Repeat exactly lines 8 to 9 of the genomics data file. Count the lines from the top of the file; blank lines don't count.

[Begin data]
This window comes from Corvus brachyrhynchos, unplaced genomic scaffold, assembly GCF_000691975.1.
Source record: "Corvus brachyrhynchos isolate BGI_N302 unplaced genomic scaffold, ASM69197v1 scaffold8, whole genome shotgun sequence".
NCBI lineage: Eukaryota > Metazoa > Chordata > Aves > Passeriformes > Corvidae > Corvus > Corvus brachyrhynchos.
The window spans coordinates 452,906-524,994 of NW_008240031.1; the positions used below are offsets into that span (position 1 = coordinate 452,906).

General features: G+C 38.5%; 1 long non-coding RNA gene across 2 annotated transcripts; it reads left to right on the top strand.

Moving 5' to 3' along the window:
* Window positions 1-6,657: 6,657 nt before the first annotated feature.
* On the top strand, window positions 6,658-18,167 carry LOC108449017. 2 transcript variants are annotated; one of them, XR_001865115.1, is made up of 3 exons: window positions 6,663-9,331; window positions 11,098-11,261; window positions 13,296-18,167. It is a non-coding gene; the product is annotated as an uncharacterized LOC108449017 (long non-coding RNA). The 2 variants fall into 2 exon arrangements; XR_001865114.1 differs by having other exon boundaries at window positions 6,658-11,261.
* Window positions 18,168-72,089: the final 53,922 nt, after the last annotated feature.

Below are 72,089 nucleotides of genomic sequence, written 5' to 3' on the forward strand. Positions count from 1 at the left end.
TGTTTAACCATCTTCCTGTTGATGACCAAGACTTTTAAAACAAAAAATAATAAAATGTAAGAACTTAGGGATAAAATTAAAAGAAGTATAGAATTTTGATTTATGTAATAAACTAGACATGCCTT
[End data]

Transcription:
* On the top strand, window positions 6,658-18,167 carry LOC108449017. 2 transcript variants are annotated; one of them, XR_001865115.1, is made up of 3 exons: window positions 6,663-9,331; window positions 11,098-11,261; window positions 13,296-18,167. It is a non-coding gene; the product is annotated as an uncharacterized LOC108449017 (long non-coding RNA). The 2 variants fall into 2 exon arrangements; XR_001865114.1 differs by having other exon boundaries at window positions 6,658-11,261.
* Window positions 18,168-72,089: the final 53,922 nt, after the last annotated feature.